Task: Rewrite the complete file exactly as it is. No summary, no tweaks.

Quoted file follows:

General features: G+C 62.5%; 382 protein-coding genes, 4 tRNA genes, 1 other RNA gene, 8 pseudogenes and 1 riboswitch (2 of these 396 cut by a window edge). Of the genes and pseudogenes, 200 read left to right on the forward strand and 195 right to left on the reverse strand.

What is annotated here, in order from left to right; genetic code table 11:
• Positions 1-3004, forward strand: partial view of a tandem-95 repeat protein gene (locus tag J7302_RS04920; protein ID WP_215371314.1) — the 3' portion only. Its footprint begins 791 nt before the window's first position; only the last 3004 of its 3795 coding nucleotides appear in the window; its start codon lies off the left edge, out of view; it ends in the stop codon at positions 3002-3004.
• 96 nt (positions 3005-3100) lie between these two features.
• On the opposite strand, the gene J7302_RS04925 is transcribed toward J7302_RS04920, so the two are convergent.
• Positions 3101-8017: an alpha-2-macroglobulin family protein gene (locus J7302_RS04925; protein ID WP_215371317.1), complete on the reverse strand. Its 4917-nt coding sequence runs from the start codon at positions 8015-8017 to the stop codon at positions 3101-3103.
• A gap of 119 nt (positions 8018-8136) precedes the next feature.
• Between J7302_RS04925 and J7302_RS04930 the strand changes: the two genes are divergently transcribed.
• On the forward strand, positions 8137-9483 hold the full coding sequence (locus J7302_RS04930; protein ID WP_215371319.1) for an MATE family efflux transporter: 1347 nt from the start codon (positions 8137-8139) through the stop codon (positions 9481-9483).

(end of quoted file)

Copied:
General features: G+C 62.5%; 382 protein-coding genes, 4 tRNA genes, 1 other RNA gene, 8 pseudogenes and 1 riboswitch (2 of these 396 cut by a window edge). Of the genes and pseudogenes, 200 read left to right on the forward strand and 195 right to left on the reverse strand.

What is annotated here, in order from left to right; genetic code table 11:
• Positions 1-3004, forward strand: partial view of a tandem-95 repeat protein gene (locus tag J7302_RS04920; protein ID WP_215371314.1) — the 3' portion only. Its footprint begins 791 nt before the window's first position; only the last 3004 of its 3795 coding nucleotides appear in the window; its start codon lies off the left edge, out of view; it ends in the stop codon at positions 3002-3004.
• 96 nt (positions 3005-3100) lie between these two features.
• On the opposite strand, the gene J7302_RS04925 is transcribed toward J7302_RS04920, so the two are convergent.
• Positions 3101-8017: an alpha-2-macroglobulin family protein gene (locus J7302_RS04925; protein ID WP_215371317.1), complete on the reverse strand. Its 4917-nt coding sequence runs from the start codon at positions 8015-8017 to the stop codon at positions 3101-3103.
• A gap of 119 nt (positions 8018-8136) precedes the next feature.
• Between J7302_RS04925 and J7302_RS04930 the strand changes: the two genes are divergently transcribed.
• On the forward strand, positions 8137-9483 hold the full coding sequence (locus J7302_RS04930; protein ID WP_215371319.1) for an MATE family efflux transporter: 1347 nt from the start codon (positions 8137-8139) through the stop codon (positions 9481-9483).